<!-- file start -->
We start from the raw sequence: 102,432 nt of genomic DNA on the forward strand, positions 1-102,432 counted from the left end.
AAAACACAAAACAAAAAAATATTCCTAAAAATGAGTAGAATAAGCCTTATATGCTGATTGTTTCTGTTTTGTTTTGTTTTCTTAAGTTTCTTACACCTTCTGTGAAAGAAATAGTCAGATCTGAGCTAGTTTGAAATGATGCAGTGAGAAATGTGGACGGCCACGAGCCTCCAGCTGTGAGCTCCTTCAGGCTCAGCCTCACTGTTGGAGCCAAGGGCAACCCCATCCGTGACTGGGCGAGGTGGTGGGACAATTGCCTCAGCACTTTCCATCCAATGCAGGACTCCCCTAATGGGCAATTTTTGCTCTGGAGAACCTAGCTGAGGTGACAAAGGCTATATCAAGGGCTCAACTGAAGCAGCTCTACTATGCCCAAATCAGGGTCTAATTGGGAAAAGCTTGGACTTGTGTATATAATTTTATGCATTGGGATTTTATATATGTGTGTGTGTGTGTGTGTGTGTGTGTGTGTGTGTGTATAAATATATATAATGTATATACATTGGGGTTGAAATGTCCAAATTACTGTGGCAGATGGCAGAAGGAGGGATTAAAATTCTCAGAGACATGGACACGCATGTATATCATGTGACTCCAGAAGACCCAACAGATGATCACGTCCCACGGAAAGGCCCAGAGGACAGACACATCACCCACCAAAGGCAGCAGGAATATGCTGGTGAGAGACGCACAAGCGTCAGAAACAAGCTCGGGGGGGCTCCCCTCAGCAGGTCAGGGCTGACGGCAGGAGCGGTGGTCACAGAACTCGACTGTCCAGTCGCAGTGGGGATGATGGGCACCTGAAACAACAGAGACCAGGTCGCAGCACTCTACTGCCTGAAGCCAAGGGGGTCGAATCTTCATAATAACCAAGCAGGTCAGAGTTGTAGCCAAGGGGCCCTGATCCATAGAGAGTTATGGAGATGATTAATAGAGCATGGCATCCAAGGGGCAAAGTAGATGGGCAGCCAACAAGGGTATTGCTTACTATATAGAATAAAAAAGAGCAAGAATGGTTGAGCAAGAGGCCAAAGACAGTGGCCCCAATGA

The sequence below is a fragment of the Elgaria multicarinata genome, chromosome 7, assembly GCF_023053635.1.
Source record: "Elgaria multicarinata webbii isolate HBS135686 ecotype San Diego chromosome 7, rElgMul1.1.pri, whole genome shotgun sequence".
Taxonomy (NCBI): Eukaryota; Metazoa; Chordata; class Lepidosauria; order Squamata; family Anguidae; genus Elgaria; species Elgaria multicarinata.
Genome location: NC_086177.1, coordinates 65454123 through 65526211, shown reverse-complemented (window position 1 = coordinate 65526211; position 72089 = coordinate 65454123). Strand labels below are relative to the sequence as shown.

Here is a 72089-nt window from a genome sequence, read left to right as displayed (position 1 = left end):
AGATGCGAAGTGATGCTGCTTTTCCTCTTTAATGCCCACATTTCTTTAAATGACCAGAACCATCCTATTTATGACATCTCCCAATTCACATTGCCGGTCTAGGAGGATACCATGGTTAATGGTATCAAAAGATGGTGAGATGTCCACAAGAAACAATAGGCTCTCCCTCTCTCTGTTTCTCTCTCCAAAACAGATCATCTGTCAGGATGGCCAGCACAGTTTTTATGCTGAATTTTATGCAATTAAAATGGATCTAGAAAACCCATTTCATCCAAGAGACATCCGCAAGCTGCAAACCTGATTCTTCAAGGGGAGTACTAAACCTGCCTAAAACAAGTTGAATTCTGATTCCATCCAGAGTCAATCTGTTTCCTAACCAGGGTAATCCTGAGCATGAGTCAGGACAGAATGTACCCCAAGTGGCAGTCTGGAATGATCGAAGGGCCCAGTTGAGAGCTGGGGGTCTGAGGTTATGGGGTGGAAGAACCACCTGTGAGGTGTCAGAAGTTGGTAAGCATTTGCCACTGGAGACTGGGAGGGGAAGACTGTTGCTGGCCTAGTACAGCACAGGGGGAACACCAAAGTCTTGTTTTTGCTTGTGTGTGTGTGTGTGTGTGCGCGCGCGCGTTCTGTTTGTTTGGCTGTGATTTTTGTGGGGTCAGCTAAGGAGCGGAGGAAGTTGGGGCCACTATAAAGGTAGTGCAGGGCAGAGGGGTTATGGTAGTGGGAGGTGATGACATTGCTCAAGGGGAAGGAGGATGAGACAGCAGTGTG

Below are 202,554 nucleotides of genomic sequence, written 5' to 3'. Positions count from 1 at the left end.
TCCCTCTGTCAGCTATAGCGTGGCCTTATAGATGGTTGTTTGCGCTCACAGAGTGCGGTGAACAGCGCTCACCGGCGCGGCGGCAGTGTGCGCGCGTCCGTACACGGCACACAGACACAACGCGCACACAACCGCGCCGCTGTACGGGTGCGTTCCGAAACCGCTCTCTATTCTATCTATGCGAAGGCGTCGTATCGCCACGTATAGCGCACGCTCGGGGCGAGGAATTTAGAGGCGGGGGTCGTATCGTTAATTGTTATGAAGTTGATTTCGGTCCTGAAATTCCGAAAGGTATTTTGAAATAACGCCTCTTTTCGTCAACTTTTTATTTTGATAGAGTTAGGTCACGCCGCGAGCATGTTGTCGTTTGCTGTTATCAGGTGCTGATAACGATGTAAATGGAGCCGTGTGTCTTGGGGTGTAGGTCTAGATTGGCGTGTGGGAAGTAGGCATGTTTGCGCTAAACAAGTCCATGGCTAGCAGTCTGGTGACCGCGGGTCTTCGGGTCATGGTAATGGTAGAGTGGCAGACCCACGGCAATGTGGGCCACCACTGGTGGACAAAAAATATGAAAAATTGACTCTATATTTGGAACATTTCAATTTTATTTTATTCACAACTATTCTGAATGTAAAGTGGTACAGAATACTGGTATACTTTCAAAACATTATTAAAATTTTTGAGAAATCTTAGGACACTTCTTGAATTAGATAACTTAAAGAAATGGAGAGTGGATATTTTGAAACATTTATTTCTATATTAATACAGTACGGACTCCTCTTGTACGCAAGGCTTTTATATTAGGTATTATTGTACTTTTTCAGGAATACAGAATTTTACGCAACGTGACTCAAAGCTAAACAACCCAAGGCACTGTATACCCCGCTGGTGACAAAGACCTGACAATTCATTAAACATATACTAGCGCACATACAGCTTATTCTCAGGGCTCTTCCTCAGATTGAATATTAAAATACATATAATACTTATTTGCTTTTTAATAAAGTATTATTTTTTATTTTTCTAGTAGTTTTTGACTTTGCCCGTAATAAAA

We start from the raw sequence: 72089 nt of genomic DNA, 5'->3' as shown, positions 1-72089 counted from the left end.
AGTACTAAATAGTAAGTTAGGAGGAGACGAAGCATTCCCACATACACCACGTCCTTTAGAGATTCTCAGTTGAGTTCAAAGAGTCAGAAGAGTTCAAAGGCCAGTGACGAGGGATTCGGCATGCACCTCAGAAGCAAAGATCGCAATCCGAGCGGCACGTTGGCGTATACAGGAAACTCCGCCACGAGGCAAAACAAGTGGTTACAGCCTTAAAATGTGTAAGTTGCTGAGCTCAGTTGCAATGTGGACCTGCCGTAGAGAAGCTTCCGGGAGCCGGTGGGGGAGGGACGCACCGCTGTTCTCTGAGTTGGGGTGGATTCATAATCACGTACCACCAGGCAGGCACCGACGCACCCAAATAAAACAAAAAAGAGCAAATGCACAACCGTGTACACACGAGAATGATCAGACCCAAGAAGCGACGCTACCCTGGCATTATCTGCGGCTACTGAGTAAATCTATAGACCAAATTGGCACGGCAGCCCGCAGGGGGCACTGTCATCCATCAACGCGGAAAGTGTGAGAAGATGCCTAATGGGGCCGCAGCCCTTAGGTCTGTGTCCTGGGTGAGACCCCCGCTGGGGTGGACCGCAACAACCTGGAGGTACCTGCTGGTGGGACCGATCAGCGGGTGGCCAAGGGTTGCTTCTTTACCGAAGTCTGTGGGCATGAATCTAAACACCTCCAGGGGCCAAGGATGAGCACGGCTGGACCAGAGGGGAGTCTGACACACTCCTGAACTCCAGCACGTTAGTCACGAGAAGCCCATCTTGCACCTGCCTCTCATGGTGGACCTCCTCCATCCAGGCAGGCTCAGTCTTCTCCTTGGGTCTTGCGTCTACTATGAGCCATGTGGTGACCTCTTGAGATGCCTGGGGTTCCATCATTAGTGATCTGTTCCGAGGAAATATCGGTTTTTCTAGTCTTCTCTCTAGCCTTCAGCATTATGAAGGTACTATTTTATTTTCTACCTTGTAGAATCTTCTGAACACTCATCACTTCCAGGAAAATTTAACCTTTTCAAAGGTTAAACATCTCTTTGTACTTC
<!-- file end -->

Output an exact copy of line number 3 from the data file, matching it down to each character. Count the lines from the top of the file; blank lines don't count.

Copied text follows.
The sequence below is a fragment of the Elgaria multicarinata genome, chromosome 7, assembly GCF_023053635.1.